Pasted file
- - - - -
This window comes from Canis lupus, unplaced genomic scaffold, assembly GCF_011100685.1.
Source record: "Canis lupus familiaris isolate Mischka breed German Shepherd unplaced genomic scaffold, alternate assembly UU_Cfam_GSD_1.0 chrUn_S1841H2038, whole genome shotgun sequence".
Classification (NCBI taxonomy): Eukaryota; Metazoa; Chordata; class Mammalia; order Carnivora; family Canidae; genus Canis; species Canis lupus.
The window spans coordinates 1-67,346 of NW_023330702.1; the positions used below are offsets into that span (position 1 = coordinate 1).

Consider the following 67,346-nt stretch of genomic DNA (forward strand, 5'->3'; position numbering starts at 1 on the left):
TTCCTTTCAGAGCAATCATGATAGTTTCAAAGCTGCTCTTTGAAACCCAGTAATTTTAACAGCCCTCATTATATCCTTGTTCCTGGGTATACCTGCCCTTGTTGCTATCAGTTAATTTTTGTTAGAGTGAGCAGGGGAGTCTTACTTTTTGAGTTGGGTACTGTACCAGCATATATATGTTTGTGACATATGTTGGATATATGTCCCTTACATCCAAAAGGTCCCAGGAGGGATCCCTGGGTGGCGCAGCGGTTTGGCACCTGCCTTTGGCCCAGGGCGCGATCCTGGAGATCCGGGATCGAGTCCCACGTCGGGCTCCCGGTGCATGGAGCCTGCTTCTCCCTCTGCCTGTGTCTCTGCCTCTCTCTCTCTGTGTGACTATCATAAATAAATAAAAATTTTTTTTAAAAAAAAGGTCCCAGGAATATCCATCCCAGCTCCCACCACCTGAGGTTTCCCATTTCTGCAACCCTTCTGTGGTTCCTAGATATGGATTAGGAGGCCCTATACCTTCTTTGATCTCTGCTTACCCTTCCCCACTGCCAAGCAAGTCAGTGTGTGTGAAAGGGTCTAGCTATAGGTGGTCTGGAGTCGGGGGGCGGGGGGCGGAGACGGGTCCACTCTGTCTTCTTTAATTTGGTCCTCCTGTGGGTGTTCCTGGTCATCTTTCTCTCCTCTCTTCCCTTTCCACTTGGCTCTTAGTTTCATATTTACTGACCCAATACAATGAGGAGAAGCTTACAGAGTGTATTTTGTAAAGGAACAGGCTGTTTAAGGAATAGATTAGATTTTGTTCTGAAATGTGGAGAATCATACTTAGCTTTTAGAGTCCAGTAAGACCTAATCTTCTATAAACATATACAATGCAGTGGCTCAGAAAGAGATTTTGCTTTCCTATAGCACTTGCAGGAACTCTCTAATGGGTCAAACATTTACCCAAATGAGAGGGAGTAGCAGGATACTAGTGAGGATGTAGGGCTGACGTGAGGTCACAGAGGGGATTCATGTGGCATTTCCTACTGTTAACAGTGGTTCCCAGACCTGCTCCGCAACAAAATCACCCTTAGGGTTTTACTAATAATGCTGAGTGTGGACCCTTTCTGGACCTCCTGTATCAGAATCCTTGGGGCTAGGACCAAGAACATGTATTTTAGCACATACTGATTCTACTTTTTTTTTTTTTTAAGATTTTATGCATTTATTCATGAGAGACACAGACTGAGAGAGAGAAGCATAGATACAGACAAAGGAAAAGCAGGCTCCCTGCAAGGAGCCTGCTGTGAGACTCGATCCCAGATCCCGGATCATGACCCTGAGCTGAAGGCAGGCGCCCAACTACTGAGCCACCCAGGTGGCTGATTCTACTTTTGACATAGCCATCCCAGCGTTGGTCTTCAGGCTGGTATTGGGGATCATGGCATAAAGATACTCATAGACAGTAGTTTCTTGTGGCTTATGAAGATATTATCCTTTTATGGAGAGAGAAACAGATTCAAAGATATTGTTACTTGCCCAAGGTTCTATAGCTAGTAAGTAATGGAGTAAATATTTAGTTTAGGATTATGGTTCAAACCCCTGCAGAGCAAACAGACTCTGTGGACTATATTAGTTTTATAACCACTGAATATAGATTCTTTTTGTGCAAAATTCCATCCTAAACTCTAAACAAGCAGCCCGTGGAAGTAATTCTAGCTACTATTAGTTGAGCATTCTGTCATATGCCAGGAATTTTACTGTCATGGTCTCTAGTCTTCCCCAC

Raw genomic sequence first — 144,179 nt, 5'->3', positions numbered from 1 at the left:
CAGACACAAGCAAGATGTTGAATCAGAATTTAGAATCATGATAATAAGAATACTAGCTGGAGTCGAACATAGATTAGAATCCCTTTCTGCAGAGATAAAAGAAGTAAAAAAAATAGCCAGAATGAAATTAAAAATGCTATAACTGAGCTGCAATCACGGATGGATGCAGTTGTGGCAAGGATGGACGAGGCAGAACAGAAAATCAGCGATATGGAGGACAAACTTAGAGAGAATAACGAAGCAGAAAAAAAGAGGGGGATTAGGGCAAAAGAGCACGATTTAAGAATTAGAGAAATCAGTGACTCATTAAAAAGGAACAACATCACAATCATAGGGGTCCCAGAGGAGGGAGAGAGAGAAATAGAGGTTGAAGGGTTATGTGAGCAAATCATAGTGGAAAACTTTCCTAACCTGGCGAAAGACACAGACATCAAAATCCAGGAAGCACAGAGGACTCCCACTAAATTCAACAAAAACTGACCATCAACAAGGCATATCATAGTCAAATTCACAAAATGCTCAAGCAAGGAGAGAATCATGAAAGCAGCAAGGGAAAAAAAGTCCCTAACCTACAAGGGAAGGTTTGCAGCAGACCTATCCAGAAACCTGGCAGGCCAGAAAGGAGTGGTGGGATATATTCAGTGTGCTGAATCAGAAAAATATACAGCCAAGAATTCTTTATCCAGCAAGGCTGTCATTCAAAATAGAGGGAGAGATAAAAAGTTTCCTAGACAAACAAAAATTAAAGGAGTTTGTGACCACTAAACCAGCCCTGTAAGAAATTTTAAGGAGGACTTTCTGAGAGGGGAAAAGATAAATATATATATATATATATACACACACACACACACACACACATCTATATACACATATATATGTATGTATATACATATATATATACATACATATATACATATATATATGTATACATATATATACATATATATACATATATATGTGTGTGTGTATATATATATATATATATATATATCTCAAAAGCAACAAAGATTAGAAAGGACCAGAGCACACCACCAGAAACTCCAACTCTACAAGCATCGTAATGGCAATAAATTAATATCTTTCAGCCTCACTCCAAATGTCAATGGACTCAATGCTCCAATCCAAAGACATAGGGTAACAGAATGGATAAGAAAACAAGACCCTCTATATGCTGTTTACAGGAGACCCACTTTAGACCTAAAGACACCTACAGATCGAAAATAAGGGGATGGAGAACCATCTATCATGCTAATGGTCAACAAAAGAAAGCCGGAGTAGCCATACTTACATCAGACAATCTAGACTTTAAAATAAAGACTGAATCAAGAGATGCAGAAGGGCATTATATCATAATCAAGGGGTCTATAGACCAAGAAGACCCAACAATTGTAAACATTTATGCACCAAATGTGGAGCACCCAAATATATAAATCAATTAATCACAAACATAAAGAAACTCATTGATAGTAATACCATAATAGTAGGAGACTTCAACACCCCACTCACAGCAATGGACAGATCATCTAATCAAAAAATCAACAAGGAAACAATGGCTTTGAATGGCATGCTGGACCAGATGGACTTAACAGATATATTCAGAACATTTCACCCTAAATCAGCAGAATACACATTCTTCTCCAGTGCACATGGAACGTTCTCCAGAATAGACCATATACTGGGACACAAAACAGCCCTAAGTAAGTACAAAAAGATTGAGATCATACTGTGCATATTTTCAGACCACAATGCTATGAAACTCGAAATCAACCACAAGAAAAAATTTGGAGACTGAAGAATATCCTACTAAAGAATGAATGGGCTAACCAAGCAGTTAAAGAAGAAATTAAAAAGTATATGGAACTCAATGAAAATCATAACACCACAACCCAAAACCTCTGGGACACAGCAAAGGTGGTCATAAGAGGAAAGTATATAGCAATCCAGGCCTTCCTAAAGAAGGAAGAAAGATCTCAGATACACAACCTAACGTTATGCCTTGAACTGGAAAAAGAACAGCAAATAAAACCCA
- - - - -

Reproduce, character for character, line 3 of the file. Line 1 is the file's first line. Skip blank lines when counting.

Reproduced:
Classification (NCBI taxonomy): Eukaryota; Metazoa; Chordata; class Mammalia; order Carnivora; family Canidae; genus Canis; species Canis lupus.